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In the earliest centuries of their recorded history, Britain and Ireland flourished under Roman rule, direct and indirect. In Ireland, Cormac mac Airt, king of Meath, became one of that island’s greatest early kings. But his reign saw the first attacks on Ireland by allmarachs, overseas men, at a time when Rome was also beginning to worry about Mediterranean piracy.

In Imperium we discover the vital strategic importance of Ireland to Britain down the centuries. First highlighted by Agricola in AD81, it would have been impossible for Roman (and later) Britain to have ignored events in Ireland. Irish raiding into Britain and pro- and anti-Roman struggles continued. Inadequate imperial responses triggered army revolts and usurpations, especially those of Carausius and Allectus. Constantine the Great was proclaimed emperor in York in the wake of campaigns against the Irish and their Pictish allies.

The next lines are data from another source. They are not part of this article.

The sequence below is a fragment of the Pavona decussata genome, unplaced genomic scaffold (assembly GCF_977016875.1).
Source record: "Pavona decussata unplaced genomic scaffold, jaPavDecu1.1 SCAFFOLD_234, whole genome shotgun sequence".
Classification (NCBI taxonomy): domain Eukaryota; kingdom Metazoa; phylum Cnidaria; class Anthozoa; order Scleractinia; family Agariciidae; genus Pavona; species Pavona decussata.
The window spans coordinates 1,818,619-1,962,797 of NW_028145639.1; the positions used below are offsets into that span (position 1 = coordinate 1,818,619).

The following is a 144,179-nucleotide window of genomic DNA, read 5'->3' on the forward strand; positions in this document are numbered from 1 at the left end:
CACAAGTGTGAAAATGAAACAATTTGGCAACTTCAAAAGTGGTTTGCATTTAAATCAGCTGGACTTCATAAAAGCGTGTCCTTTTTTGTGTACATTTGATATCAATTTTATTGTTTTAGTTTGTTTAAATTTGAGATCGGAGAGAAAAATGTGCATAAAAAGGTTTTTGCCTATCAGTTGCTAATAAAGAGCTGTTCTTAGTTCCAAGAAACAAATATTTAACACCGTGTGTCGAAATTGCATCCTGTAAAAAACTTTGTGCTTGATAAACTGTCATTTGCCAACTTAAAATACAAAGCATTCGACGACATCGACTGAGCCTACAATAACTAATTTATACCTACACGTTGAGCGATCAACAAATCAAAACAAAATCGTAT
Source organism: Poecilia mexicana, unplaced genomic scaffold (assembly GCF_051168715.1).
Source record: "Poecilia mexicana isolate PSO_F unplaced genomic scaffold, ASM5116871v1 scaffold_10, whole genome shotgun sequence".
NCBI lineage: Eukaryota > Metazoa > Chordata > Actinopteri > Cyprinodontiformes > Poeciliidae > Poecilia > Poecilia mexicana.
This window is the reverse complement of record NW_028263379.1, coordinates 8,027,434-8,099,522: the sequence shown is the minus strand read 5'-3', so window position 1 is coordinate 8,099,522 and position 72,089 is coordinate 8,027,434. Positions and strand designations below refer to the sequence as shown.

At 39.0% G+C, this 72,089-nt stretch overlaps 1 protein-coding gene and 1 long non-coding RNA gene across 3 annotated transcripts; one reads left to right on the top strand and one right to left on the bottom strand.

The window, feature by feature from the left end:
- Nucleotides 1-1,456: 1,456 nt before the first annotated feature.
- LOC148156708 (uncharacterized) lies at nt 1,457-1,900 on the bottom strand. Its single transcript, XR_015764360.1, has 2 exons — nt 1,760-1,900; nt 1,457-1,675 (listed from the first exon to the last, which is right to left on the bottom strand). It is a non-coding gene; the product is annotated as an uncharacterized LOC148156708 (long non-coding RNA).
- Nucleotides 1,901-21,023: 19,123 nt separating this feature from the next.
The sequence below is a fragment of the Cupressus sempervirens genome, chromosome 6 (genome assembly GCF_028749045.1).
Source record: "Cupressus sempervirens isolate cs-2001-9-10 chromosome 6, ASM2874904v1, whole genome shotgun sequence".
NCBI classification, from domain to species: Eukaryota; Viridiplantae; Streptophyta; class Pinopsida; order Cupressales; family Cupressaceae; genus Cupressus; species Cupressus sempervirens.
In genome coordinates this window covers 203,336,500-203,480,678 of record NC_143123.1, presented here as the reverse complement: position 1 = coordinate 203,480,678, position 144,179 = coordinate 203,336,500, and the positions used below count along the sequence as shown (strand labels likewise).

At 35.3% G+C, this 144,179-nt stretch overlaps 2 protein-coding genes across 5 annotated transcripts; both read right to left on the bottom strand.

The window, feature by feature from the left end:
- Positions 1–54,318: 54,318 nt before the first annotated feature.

Not until the late twentieth century was the policy of dominating and controlling Britain’s smaller island neighbour formally and publicly abandoned, when Britain announced that it no longer retained a selfish strategic interest in Ireland and that it was for that country’s people to decide its own fate.

Drawing on neglected sources for early Irish history and placing these alongside British and imperial accounts, Imperium underlines the inevitable link that was established between Britain and its neighbour to the west almost two millennia ago.



Published in 2011 by
Penrhyn Books,
83 Five Ashes Road,
Westminster Park,
Chester CH4 7QS

© David Leedham 2011

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A catalogue record for this
book is available from the
British Library.

ISBN: 978-0-9565884-2-5

Book and Cover Design:
FL@33, Agathe Jacquillat
and Tomi Vollauschek,

Printed in United Kingdom



45 colour illustrations
394 pages
233 x 156 mm
ISBN: 978-0-9565884-2-5
Published May 2011